When Ayodele Casel was a high school student her teacher introduced the class to the films of Fred Astaire and Ginger Rogers. Transfixed by Ginger Rogers, Ayodele would try to recreate the actress’ moves in her bedroom. For her, tap dancing is magic. But it wasn’t until years later that Ayodele Casel had the chance to take a tap dance class while studying acting at the NYU Tisch School of the Arts. She was hooked on tap dancing from that point on. Her origins in theater and love for storytelling and tap dance have significantly contributed to the narrative nature of her work, which is rooted in the expression of identity, culture, language, and communication.
As the daughter of a Puerto Rican mother and a Black father, Ayodele Casel didn’t see herself reflected in the silver screen. So she began to search for people like herself in tap dancing and found a long legacy of Black, woman tap dancers. “My entry point to it was Ginger Rogers, but really this is my legacy. This art form is my legacy,” she said. Part of Ayodele’s professional mission is remembering the legacy of Black women that came before her.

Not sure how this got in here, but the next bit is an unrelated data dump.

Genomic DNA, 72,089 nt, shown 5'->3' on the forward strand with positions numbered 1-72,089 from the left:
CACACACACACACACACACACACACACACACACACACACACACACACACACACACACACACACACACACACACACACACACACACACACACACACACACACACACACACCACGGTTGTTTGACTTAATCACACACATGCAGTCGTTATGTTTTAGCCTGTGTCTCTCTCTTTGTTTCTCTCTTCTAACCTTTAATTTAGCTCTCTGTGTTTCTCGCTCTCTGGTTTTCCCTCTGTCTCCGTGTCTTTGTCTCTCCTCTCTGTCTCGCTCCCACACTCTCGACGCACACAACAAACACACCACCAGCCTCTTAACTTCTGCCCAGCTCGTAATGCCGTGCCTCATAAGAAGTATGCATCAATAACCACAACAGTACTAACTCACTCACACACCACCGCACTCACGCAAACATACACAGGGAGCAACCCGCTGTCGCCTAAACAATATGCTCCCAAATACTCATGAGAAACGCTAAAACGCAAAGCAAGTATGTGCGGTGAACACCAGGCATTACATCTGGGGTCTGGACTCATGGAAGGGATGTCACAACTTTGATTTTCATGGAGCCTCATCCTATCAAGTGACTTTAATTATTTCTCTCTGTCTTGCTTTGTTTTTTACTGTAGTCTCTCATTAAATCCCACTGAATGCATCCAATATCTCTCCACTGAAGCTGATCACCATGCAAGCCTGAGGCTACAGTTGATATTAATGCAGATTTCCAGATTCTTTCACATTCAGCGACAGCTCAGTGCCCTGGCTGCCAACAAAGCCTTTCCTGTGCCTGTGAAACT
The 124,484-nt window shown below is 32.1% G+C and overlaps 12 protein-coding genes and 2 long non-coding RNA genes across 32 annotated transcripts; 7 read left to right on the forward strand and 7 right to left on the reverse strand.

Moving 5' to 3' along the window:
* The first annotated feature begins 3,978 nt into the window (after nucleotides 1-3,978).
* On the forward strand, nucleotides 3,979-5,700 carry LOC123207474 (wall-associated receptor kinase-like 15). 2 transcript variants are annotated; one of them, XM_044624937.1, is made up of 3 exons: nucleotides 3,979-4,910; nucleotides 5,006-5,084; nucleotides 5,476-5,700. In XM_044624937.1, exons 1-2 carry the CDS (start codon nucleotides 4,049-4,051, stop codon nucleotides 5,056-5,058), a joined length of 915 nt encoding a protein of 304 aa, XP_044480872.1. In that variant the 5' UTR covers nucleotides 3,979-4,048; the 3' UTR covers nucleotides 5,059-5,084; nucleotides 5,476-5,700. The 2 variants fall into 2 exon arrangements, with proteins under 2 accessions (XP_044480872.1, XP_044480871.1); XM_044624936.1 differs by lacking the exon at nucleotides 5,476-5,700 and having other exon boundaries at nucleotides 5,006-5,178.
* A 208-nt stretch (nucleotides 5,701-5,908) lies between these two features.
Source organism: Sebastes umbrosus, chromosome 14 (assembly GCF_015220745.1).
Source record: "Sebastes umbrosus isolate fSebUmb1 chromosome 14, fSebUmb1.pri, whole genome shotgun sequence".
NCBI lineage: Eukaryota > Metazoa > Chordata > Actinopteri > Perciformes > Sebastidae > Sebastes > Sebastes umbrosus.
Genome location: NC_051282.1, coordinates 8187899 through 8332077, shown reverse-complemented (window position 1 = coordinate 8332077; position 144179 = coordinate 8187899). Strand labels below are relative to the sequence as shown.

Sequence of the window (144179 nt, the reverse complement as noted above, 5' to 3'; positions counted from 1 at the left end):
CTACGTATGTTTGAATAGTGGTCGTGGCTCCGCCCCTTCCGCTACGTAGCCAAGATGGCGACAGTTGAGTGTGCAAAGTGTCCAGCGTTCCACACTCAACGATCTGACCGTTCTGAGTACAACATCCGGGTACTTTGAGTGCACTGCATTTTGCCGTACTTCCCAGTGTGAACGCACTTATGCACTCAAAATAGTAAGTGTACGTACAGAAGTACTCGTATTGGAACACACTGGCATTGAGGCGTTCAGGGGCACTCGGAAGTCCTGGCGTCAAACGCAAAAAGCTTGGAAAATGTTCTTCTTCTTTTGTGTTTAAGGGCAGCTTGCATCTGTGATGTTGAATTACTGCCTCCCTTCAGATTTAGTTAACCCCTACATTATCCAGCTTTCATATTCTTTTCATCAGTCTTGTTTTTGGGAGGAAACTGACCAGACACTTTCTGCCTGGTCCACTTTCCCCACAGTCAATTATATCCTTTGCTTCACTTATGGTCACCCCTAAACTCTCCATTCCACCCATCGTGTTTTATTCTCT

In her 20 plus year career as a tap dancer, Ayodele has received several accolades. She was the first woman to be a part of Savion Glover’s “Not Your Ordinary Tappers” company and performed in places like the White House, Carnegie Hall and Radio City Music Hall. She was one of The New York Times “Biggest Breakout Stars of 2019,” and 2019-2020 Harvard Radcliffe fellow. This past July, she was one of five tap dancers featured on a U.S. postage stamp. For her most recent project, she will be one of the tap choreographers for the Broadway revival of “Funny Girl.”
In this “How I Made It” episode, Ayodele Casel takes us through her life and career and how she reclaims tap dancing as a Black art form. For her, tap is more than dancing—it’s a way of finding freedom.
Featured image by Michael Higgins.
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